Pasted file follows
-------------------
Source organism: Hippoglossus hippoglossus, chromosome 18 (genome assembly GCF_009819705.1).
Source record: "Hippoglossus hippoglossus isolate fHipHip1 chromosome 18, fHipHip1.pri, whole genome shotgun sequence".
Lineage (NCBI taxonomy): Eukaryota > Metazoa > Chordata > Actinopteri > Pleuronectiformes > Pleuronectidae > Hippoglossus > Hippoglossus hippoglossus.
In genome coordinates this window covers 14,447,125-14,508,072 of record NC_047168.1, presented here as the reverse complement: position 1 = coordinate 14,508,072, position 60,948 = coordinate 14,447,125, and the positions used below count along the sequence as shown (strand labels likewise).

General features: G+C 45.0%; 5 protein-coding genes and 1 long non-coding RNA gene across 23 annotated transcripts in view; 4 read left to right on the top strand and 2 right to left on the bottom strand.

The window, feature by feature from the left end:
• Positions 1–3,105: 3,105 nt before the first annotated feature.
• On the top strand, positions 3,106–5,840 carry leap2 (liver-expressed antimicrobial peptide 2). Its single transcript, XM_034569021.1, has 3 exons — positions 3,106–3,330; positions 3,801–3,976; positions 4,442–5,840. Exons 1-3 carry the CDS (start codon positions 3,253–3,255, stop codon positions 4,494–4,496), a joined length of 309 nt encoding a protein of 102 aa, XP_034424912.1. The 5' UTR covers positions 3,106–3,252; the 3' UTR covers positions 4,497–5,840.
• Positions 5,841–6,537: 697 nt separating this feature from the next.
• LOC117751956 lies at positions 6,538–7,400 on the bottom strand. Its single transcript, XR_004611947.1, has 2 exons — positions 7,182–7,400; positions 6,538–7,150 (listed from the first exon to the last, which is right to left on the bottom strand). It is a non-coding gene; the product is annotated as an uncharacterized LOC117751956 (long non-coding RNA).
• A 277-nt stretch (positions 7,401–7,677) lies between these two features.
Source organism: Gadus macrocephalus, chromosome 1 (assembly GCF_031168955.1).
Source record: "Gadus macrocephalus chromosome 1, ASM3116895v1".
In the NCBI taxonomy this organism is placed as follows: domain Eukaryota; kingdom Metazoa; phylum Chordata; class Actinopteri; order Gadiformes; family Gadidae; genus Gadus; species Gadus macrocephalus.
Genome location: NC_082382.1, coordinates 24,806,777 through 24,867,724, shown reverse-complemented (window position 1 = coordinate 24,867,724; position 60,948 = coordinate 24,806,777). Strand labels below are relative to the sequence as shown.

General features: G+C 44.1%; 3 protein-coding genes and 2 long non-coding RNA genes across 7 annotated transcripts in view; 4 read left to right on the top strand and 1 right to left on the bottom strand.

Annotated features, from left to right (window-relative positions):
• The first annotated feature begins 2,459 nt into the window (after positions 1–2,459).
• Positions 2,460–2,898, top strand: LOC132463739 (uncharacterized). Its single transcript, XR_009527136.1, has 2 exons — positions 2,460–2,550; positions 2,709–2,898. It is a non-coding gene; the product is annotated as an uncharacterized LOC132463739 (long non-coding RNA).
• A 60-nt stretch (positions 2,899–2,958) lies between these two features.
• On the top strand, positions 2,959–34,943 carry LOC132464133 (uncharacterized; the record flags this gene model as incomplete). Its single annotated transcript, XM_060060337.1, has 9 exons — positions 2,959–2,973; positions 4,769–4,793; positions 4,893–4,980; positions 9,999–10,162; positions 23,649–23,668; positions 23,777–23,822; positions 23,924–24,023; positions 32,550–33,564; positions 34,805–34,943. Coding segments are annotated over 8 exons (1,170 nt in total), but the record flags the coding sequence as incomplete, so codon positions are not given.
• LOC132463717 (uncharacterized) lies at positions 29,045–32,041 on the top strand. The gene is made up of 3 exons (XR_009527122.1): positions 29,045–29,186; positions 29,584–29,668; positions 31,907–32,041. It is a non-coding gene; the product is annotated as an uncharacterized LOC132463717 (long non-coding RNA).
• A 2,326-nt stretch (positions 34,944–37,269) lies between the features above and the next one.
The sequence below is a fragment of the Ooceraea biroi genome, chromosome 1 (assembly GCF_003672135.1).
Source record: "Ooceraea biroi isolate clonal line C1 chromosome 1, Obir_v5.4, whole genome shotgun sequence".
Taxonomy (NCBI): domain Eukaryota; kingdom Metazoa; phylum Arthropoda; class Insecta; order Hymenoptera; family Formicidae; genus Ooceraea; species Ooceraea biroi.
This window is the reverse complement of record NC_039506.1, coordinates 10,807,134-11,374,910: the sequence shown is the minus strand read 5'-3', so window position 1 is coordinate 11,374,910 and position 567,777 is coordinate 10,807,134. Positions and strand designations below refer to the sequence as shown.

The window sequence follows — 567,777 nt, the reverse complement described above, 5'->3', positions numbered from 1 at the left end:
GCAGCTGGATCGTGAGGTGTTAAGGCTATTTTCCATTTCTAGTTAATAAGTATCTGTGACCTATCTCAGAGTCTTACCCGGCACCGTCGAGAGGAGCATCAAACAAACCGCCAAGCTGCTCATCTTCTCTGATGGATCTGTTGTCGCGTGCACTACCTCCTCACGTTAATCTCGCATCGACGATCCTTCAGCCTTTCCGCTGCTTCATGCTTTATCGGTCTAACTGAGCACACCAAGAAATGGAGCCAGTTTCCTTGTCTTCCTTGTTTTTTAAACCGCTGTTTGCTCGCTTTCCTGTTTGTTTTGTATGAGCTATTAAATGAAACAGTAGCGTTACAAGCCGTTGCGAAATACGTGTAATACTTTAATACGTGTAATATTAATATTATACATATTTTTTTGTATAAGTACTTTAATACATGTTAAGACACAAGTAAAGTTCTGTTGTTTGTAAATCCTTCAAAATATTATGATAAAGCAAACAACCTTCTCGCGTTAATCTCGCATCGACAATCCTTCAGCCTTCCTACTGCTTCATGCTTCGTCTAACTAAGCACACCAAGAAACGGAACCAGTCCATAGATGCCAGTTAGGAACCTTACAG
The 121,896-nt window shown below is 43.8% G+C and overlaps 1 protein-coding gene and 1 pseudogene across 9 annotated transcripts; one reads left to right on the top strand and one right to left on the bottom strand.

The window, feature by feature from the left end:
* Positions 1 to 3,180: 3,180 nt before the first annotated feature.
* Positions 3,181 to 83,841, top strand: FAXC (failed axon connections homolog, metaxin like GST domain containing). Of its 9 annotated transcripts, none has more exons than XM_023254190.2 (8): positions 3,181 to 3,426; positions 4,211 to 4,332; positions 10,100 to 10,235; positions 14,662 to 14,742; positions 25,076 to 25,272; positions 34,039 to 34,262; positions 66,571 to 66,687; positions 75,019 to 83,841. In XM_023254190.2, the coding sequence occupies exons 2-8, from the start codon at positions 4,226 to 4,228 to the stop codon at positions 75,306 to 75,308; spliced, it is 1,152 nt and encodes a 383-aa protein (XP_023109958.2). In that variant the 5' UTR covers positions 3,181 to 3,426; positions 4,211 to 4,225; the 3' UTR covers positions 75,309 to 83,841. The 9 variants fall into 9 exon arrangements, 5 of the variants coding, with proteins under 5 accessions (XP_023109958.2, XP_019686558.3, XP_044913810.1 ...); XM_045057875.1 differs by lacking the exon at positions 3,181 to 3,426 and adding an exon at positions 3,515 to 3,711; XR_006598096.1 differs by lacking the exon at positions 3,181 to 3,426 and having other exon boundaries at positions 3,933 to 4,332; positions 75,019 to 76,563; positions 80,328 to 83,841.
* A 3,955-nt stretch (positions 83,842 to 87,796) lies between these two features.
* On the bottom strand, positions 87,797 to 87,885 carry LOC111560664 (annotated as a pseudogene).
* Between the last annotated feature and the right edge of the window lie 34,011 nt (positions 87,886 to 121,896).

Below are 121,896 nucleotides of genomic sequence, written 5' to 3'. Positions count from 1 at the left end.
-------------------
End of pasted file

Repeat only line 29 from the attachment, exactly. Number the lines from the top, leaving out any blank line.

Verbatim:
GCAGCTGGATCGTGAGGTGTTAAGGCTATTTTCCATTTCTAGTTAATAAGTATCTGTGACCTATCTCAGAGTCTTACCCGGCACCGTCGAGAGGAGCATCAAACAAACCGCCAAGCTGCTCATCTTCTCTGATGGATCTGTTGTCGCGTGCACTACCTCCTCACGTTAATCTCGCATCGACGATCCTTCAGCCTTTCCGCTGCTTCATGCTTTATCGGTCTAACTGAGCACACCAAGAAATGGAGCCAGTTTCCTTGTCTTCCTTGTTTTTTAAACCGCTGTTTGCTCGCTTTCCTGTTTGTTTTGTATGAGCTATTAAATGAAACAGTAGCGTTACAAGCCGTTGCGAAATACGTGTAATACTTTAATACGTGTAATATTAATATTATACATATTTTTTTGTATAAGTACTTTAATACATGTTAAGACACAAGTAAAGTTCTGTTGTTTGTAAATCCTTCAAAATATTATGATAAAGCAAACAACCTTCTCGCGTTAATCTCGCATCGACAATCCTTCAGCCTTCCTACTGCTTCATGCTTCGTCTAACTAAGCACACCAAGAAACGGAACCAGTCCATAGATGCCAGTTAGGAACCTTACAG